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Wayne State Conducts Research Study For Fibroids

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A Wayne State University obstetrician and gynecologist is conducting a clinical research study on alternative treatments — besides hysterectomy — for uterine fibroids.

Jay Berman of the Wayne State University Physician Group is the only surgeon in Michigan who performs this technique and was chosen for his expertise during laparoscopic procedures.

This clinical research study, evaluation of the Halt System in Laparoscopic Treatment of Symptomatic Uterine Fibroids with Radiofrequency Ablation, aims to preserve the uterus rather than remove it through a traditional hysterectomy. This procedure is an alternative to a myomectomy as well as a traditional hysterectomy. A hysterectomy is the second most common surgery among women in the United States.

It is estimated that as many as 70 percent of women develop uterine fibroids at some point throughout their lives. Most women do not experience symptoms and will never be aware that they have or had a fibroid. However, about one-third of women, predominantly African American, experience pain in the lower abdomen, back and pelvis, heavy bleeding during menstrual periods and severe bloating. Some fibroids can grow to be the size of a basketball in or outside the uterus.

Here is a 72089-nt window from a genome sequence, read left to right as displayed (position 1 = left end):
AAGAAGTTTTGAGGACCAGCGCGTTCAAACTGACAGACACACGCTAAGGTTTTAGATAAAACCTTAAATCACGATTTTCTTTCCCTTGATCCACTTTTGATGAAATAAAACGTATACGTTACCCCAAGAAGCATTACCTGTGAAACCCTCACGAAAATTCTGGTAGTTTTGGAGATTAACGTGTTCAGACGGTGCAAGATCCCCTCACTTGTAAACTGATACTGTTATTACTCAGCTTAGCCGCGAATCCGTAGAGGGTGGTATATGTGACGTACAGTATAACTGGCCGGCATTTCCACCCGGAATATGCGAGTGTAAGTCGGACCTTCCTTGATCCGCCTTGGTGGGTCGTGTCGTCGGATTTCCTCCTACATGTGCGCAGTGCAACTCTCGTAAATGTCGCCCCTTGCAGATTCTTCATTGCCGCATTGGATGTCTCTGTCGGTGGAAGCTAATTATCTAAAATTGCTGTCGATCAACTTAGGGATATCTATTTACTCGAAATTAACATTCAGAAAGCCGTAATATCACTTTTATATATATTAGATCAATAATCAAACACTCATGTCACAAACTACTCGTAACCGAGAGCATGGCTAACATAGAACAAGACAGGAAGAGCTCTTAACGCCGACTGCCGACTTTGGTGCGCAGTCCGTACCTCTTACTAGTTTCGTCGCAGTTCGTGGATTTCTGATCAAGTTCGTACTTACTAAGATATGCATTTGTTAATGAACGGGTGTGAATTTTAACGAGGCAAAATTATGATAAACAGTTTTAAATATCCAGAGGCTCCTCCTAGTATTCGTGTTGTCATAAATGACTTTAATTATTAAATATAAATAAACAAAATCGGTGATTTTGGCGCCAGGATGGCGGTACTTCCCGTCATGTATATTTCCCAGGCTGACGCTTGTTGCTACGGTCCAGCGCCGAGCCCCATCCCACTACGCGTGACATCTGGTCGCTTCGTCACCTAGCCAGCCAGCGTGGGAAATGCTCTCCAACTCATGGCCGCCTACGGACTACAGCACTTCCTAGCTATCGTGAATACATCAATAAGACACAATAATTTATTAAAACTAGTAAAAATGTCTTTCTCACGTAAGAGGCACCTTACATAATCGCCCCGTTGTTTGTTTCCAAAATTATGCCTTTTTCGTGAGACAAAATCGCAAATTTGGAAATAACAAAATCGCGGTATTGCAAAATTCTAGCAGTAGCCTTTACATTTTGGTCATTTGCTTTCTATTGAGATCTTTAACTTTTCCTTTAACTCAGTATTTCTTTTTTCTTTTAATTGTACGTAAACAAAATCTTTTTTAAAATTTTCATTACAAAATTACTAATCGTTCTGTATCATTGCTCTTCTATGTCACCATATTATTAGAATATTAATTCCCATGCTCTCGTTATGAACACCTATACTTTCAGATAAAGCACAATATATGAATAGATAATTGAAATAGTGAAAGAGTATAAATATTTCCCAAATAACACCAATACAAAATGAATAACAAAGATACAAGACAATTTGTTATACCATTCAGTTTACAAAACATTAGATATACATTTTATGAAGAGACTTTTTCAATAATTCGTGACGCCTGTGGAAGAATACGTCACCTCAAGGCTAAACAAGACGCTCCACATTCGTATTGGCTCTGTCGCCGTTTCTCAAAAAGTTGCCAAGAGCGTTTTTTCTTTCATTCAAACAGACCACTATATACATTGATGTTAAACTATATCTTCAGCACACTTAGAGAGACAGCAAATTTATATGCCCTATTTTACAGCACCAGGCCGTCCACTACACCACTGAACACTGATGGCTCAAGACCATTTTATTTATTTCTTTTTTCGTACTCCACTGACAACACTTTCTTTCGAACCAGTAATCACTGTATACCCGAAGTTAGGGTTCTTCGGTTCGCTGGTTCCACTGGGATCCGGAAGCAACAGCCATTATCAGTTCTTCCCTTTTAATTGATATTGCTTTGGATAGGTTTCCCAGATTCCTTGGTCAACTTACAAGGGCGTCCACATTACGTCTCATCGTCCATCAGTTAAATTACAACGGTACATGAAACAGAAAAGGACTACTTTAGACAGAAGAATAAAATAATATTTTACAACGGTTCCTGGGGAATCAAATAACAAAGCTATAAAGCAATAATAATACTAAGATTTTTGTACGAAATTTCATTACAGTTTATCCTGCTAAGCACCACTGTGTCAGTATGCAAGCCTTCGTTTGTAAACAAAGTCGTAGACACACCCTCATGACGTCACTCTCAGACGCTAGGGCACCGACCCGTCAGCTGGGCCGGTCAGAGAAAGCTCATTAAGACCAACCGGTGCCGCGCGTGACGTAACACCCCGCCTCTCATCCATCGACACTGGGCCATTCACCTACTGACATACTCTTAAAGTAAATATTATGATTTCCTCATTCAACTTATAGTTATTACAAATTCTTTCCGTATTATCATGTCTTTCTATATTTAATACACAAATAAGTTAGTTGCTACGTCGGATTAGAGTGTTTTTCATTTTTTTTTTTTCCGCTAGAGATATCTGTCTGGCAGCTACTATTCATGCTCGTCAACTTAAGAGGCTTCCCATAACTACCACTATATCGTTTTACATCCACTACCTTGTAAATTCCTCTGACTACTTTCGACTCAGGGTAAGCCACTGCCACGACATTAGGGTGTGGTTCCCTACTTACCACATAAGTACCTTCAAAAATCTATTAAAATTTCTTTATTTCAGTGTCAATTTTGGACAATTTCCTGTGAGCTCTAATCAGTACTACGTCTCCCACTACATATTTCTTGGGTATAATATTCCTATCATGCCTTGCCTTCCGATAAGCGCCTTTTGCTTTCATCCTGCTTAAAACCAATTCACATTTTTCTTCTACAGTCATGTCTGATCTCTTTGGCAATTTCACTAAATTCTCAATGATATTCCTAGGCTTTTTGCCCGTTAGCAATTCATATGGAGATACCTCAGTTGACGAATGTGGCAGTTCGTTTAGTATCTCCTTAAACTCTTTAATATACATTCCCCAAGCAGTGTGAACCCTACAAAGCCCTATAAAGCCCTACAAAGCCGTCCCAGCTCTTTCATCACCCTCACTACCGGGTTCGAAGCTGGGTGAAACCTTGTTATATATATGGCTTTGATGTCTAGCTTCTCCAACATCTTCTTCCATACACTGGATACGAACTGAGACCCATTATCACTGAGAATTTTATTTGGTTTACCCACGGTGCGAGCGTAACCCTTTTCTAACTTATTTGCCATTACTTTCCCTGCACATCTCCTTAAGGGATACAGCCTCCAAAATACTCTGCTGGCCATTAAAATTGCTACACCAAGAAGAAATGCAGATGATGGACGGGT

The Halt study, sponsored by Halt Medical, will seek to enroll up to 30 local women and 150 women nationally who are premenopausal and 25 years of age or older, have a history of menorrhagia (heavy bleeding) and have completed child bearing. To date, very little information is known about what causes fibroids, and this procedure is an alternative to more invasive surgery. Eligible participants will undergo an outpatient laparoscopic procedure using an investigational device called the Halt Fibroid System. This system is designed specifically for uterine fibroids and consists of a radio frequency generator and a RF probe with deployable needle electrodes. An intra-abdominal ultrasound is then used to locate and visualize the fibroids. Participants return home the same day and are usually able to work within a week.

Screening for this study is being performed at Wayne State University Physician Group, 26400 W. 12 Mile Road, Suite 140, Southfield. For more information about the study or to participate, please contact Julie McQueeney, research coordinator, at (248) 263-3571.

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